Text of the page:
Once your removal period has passed, pick one food to slowly reintroduce. Add it to one meal and notice how your body feels. Over the next few days and weeks, add it here and there and keep notice your reaction. If you don’t have a negative reaction, consider keeping it in your diet.

When you’ve concluded how your body’s doing with one food, try reintroducing another and repeat the process. This may sounds tedious, but if you reintroduce too many things at once, you’re going to be unable to clearly see which foods are problematic because there are too many food variables to consider.

If you have any negative reactions to foods still, strongly consider keeping or limiting those foods in your diet. Decide whether how you felt when you’re weren’t eating them is more important to you than how your body reacts when you eat them.

When You Might Need Additional Help

If your reactions to foods include hives, itchy skin, shortness of breath, chest pain, or swelling of any airways, this could be the sign of a food allergy. A food allergy is an immune-related response in which the body thinks a protein from a food is an invader and attacks it. Food intolerances are predominantly digestive response.

Certain reactions that can point to a food intolerance or food allergy can be similar and depend on the person. If you’re having a severe and serious reaction, please consult a medical professional immediately and stop eating that food until tests can be done to determine if you have food allergies.

If you feel like you didn’t get conclusive feedback from listening to your body or you want additional support around eliminating and reintroducing foods, you can look into the autoimmune protocol. The autoimmune protocol removes the most common food irritants and allergens and has guidance on the reintroductory phase.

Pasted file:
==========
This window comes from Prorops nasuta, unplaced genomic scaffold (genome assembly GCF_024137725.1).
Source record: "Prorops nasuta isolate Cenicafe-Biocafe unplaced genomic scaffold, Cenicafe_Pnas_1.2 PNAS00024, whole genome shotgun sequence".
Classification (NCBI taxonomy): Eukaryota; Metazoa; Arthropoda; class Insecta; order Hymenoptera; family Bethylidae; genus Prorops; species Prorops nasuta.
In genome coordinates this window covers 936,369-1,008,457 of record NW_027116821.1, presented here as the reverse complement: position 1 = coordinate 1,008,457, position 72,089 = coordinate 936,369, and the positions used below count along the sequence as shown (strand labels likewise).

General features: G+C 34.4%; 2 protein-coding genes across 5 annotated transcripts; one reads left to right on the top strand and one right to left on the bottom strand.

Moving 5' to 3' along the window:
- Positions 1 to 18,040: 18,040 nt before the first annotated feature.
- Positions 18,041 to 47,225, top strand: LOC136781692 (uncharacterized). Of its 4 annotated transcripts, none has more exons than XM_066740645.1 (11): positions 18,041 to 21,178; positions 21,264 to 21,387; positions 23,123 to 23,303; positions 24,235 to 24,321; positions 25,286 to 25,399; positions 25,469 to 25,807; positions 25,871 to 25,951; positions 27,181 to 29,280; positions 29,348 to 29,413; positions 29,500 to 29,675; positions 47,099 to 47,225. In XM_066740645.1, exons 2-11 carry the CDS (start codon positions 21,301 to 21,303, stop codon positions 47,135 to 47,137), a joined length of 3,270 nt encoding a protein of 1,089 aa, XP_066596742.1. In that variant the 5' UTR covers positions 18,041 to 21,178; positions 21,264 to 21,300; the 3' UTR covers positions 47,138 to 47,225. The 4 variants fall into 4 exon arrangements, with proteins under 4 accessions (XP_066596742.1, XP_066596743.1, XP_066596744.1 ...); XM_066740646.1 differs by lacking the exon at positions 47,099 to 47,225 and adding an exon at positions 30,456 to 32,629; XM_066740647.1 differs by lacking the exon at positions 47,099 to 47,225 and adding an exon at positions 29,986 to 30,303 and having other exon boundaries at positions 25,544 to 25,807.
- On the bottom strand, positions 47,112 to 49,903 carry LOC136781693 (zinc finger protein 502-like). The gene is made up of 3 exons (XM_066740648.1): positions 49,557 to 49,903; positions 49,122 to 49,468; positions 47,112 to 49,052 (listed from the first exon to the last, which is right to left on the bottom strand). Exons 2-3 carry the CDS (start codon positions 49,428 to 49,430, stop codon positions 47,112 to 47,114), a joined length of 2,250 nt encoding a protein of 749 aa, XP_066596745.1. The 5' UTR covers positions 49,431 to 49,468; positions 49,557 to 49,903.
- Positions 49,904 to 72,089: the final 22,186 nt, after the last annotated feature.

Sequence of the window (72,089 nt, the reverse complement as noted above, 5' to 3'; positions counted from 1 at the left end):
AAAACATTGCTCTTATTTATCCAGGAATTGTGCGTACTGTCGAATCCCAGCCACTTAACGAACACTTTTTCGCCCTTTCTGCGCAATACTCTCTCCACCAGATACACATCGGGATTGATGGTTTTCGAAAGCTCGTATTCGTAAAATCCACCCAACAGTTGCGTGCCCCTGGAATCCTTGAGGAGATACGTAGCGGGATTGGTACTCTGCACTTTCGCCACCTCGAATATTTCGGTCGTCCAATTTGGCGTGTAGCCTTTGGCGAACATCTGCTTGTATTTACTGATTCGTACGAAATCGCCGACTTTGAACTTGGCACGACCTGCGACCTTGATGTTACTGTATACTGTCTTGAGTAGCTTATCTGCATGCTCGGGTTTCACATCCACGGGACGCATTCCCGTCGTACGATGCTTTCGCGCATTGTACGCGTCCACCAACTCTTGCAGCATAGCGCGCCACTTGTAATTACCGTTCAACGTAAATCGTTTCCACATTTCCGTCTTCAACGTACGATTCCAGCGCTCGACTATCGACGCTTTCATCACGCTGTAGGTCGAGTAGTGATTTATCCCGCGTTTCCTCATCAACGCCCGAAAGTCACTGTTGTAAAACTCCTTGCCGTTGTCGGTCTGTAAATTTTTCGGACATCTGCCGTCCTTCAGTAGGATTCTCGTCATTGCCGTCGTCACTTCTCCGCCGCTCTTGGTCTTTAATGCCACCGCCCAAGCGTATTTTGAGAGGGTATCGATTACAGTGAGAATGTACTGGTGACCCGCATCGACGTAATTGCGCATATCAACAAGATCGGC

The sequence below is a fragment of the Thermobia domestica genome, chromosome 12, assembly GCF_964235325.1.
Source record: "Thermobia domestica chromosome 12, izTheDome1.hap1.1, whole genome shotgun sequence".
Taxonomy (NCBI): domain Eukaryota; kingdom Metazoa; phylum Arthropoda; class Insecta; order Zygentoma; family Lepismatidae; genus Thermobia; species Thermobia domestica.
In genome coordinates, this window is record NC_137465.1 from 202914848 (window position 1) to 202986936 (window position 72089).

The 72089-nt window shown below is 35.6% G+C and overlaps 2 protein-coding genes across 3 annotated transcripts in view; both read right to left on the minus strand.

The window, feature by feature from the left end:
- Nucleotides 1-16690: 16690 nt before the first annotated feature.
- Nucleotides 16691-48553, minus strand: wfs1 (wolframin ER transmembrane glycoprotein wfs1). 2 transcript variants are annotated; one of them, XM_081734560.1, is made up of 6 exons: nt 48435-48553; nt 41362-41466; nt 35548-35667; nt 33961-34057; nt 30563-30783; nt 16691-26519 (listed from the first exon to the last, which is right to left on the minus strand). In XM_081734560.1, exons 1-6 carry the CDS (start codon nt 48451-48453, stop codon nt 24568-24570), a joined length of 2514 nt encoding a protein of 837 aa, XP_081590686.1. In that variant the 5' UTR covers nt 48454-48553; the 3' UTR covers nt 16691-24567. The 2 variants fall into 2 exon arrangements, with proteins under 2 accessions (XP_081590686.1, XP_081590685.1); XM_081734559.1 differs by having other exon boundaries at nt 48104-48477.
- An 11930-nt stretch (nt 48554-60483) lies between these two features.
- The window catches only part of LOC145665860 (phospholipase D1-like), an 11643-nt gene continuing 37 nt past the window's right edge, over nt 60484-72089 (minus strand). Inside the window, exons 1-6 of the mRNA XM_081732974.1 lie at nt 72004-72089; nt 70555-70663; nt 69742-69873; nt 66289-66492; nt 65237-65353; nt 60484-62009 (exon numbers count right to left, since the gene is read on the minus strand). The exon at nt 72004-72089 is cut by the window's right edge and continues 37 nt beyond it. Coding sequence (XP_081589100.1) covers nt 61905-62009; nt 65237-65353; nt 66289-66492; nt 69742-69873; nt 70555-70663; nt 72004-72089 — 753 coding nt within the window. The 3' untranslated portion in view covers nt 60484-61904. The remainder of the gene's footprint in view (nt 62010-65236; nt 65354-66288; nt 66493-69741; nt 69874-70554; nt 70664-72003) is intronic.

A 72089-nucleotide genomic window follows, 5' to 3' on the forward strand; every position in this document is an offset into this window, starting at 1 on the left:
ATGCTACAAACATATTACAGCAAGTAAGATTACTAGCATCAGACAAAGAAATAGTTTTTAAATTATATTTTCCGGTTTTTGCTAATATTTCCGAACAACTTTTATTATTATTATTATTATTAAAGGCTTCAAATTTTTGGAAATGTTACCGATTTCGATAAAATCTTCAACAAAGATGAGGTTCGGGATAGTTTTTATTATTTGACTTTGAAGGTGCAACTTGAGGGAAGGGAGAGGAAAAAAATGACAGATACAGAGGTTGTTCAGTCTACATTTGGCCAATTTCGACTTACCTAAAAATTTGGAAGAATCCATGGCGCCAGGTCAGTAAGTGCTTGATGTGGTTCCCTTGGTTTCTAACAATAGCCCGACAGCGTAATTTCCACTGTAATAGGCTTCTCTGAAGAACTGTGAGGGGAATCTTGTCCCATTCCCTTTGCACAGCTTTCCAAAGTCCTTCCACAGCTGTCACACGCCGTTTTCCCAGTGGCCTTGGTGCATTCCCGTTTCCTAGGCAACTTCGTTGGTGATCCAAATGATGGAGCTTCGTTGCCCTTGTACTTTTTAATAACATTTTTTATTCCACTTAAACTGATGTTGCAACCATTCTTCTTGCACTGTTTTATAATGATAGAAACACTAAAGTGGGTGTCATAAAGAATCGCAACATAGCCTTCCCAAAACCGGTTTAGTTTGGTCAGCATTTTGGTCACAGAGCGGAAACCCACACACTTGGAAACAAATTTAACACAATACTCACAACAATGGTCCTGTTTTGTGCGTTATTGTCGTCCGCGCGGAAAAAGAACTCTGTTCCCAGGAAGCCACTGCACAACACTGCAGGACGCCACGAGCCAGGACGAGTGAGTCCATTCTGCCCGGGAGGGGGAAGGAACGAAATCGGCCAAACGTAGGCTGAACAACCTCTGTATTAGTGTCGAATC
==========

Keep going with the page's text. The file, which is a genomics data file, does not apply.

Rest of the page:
Other protocols like Whole30 and the 21 Day Sugar Detox remove some of the major food allergens and irritants, but not as many as an autoimmune protocol. Research your options and decide which one works best for you. You can also work with a nutrition professional to get more personalized attention and support as well.

By listening to your body and doing a little bit of experimentation, you can help lessen some discomfort and help your body heal. It won’t happen overnight, and the results of your experimentation could improve your health and your life in ways you didn’t think possible.

Aimée Suen is a Nutritional Therapy Practitioner who shares nourishing, gluten-free recipes and nutrition wisdom at Small Eats. She is driven to help others enjoy whole foods and empower them to find their own healthy in all aspects of life, one small step at a time. When she’s not in the kitchen, she’s practicing yoga, in the gym, or learning something new. You can find Aimée on InstagramTwitter and Pinterest.

Main Photo Credit: kizer13/; Second Photo Credit: Kiattipong/; Third Photo Credit:; Fourth Photo Credit: Happy Together/

Jan 9, 2020

Almost sounds like you can medicate with food